Every weekend children of Koonankoppalu village in Karnataka eagerly await visiting teachers from India's tech hub to help them with mathematics, English and science.
The village, around 120 km from Bangalore, boasts of one government-run primary school with 45 students.
The school has only one teacher for classes 1 to 5, but the situation improved in April last year.
Smayate Foundation, an organisation of young professionals from Bangalore, took up the task of helping the children.
Along with the 45 primary school children, another 40 studying in Chotanahalli Government High School in another village nearby also get tuitions from the professionals.
"It's a long-term project. We're not looking for short-term achievements. However, in a year's time we can safely say that there is a new surge among the village children to learn and educate themselves," Arun Mune Gowda, founder member of Smayate and a mechanical engineer working in Bangalore, told IANS.
The results are showing. All the six children of Chotanahalli High School tutored by the volunteers cleared their Secondary School Leaving Certificate (SSLC) exams in March.
"The society chose Koonankoppalu to start the special project because it's the only village among four to have a primary school. Moreover, a member of our group, Nagaraj, studied in the village school and achieved success in life after great hardship," said Gowda.
Smayate (meaning smile in Sanskrit) was started by six engineering students of Malnad Engineering College in Hassan, all of whom later shifted to Bangalore. Today the group has 12 active members.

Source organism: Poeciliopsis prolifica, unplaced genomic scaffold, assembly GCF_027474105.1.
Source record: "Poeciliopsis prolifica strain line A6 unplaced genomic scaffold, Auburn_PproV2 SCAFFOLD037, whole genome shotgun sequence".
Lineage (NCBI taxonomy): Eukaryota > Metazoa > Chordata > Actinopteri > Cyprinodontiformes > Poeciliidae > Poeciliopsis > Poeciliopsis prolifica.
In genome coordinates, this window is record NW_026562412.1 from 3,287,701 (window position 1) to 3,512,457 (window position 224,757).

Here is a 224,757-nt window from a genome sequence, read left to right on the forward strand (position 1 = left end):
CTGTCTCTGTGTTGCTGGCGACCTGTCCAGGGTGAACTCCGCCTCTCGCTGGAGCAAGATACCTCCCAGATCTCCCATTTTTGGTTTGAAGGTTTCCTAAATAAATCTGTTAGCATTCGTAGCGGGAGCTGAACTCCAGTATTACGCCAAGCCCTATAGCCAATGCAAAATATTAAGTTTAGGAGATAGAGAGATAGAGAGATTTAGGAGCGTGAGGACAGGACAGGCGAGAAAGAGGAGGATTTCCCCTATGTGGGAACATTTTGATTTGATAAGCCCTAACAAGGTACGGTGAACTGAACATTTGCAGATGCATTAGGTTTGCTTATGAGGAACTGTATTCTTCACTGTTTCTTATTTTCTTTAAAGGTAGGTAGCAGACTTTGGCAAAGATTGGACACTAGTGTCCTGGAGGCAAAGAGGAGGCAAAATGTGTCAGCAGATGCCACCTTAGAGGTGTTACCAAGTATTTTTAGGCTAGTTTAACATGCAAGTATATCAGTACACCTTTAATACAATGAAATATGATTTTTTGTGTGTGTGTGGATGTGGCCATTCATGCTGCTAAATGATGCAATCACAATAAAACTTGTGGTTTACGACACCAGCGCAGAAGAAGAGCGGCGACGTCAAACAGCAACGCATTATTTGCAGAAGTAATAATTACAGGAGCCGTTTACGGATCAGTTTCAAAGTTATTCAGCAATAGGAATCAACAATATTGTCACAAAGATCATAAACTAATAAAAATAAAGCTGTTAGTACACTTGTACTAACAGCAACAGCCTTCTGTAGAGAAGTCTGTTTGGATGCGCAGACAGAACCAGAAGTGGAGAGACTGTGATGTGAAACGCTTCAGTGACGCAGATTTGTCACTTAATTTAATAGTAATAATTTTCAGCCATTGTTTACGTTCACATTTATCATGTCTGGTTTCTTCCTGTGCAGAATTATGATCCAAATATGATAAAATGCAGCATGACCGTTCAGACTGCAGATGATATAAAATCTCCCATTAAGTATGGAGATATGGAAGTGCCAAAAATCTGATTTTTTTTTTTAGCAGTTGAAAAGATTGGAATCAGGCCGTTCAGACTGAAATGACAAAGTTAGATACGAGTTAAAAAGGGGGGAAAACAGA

"Smayate Foundation is an organisation formed by a group of like-minded, enthusiastic youth focussed on providing modern education to underprivileged and rural children," said Sandesh Kumar Rai, secretary of the foundation who is working with a Bangalore based IT-company.
"Our mission is to identify children or schools from various rural areas which lack basic quality education, provide necessary support to them and encourage them towards education. We have undertaken many projects by providing clothes and books to the schoolchildren, sponsoring their education and conducting weekend classes. Our project in Koonankoppalu aims at realizing our primary goal," added Rai.
In January this year, the foundation appointed a teacher, Muthuraj, to give special tuition to the village children. The foundation pays his salary.
"The lone teacher in the school is not sufficient to look after the needs of the children. So, Muthuraj has been appointed to take care of the children's needs and help them build a strong base," said Gowda. "Our goal is to stop largescale dropouts from village schools," he added.
Revanna, the government-appointed teacher in the primary school, is happy that the foundation is helping him provide the children a stronger educational base.
"After the foundation started their project, our children have improved in their studies. Moreover, the children are now showing interest to learn," said Revanna, who only writes his first name.
Nandini, who has recently passed her SSLC exams from Chotanahalli Government High School, gives the foundation the credit for her success.
"My parents are illiterate. Moreover, I study in a government school and there are not enough teachers to guide us. I cannot afford to take tuition. However, teachers of the foundation helped me in maths and English papers. Because of my weekend coaching classes, I cleared my 10th standard exams," said Nandini, who aspires to become a teacher.
The members of the foundation are funding the project on their own.